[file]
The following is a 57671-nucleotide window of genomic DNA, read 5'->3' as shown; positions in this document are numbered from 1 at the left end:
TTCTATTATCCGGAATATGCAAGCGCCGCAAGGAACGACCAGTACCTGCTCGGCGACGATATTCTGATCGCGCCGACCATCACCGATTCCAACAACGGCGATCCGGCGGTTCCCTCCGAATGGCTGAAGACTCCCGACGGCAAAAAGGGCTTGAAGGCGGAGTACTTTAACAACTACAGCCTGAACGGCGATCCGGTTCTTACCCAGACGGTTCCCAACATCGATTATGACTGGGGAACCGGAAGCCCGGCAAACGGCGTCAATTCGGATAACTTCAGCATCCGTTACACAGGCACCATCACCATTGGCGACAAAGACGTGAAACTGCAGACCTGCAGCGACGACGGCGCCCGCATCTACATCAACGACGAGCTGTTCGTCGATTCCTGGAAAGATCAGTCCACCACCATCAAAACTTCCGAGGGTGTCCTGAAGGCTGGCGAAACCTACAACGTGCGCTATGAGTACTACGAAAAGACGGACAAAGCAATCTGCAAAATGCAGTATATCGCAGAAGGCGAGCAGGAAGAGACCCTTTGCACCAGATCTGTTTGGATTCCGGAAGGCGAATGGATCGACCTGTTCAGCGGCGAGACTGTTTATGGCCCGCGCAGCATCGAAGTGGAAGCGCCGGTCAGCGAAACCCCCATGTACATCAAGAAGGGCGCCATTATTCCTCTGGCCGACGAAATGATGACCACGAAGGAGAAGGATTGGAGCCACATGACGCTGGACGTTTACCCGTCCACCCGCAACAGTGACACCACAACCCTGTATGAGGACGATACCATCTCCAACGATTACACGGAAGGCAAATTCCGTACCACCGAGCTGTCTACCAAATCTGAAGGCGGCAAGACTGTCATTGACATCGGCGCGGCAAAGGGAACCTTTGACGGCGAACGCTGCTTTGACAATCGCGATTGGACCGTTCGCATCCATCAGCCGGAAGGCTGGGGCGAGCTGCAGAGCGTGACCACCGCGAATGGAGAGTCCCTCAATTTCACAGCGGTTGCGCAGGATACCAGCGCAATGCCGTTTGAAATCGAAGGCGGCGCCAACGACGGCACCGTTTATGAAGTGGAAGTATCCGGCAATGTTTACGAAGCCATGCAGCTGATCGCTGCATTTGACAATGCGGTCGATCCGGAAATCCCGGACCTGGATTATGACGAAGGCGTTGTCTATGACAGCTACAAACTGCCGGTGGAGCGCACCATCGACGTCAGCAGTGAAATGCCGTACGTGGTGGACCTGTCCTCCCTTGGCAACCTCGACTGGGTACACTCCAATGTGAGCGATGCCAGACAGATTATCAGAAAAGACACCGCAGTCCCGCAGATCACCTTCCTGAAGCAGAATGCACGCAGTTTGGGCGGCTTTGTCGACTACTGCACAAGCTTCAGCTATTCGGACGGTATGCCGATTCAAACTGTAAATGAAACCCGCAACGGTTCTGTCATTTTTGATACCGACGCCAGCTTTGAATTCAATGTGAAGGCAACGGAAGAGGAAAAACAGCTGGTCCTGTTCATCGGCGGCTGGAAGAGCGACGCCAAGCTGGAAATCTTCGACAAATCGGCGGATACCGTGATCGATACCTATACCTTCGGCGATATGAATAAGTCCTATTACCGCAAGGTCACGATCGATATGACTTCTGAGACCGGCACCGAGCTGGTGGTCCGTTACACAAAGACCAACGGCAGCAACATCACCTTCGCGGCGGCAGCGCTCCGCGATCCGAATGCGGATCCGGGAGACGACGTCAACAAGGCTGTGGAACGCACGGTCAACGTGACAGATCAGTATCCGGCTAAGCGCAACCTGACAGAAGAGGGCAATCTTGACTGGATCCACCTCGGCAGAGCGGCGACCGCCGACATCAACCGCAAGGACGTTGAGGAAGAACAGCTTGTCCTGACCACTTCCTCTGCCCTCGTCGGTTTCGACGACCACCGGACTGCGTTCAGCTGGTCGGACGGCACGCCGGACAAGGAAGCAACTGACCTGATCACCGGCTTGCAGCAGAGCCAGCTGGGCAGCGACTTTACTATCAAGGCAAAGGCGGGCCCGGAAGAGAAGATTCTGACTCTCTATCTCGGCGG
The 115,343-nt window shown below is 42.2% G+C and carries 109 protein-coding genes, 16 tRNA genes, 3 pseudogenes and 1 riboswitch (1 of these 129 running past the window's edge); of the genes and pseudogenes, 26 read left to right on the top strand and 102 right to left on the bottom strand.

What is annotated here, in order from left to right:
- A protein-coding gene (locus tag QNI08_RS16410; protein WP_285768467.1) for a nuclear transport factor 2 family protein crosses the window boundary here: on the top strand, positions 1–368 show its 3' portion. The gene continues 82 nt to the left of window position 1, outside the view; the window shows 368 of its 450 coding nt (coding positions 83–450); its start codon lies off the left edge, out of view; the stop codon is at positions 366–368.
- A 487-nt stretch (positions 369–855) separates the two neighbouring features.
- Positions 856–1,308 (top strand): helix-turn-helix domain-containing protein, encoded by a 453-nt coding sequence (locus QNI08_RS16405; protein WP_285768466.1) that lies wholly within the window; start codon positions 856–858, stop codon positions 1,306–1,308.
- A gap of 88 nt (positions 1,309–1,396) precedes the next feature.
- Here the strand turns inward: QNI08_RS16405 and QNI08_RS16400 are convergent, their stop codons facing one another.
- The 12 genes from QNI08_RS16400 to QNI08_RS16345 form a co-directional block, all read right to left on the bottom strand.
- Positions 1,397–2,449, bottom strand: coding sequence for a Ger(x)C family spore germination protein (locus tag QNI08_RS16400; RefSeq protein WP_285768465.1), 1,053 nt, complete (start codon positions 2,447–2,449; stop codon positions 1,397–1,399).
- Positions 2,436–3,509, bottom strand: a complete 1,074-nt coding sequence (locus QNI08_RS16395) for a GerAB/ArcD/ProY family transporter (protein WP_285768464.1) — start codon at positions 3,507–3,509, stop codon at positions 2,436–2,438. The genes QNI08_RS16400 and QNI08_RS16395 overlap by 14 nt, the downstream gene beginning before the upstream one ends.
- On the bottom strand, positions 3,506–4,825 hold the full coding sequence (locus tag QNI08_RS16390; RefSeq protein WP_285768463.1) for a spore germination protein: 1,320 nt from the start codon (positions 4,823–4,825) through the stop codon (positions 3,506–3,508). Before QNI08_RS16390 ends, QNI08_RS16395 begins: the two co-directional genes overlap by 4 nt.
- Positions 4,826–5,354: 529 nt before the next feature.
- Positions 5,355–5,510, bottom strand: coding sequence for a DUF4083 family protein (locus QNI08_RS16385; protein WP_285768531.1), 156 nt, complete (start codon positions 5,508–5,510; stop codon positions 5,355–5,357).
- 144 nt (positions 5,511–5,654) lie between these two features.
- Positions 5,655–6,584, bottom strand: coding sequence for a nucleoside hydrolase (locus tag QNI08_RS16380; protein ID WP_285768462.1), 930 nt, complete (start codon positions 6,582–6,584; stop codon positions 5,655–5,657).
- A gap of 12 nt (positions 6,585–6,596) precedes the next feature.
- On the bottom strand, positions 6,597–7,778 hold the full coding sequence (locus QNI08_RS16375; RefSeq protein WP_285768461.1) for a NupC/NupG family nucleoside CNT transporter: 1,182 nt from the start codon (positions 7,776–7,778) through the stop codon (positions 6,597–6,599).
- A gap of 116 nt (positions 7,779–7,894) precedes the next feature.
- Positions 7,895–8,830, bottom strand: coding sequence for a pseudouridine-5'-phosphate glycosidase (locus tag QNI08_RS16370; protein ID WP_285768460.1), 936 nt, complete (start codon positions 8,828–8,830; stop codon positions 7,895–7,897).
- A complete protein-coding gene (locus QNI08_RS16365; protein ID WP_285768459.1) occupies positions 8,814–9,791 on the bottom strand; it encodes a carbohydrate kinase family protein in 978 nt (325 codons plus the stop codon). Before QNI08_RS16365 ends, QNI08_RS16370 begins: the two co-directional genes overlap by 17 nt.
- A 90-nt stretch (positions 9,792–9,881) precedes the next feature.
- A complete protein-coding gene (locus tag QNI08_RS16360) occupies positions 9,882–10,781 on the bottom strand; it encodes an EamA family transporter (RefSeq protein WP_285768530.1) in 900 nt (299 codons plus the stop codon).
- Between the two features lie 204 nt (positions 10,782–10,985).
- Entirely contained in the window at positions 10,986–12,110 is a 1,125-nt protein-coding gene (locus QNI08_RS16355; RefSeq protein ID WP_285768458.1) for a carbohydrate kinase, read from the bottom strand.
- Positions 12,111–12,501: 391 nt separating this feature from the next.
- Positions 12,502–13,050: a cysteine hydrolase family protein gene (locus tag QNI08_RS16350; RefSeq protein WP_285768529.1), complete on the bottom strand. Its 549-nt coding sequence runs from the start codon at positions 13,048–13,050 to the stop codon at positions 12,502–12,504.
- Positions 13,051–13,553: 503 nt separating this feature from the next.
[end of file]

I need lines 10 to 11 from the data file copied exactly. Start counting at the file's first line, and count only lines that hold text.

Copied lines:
- The 12 genes from QNI08_RS16400 to QNI08_RS16345 form a co-directional block, all read right to left on the bottom strand.
- Positions 1,397–2,449, bottom strand: coding sequence for a Ger(x)C family spore germination protein (locus tag QNI08_RS16400; RefSeq protein WP_285768465.1), 1,053 nt, complete (start codon positions 2,447–2,449; stop codon positions 1,397–1,399).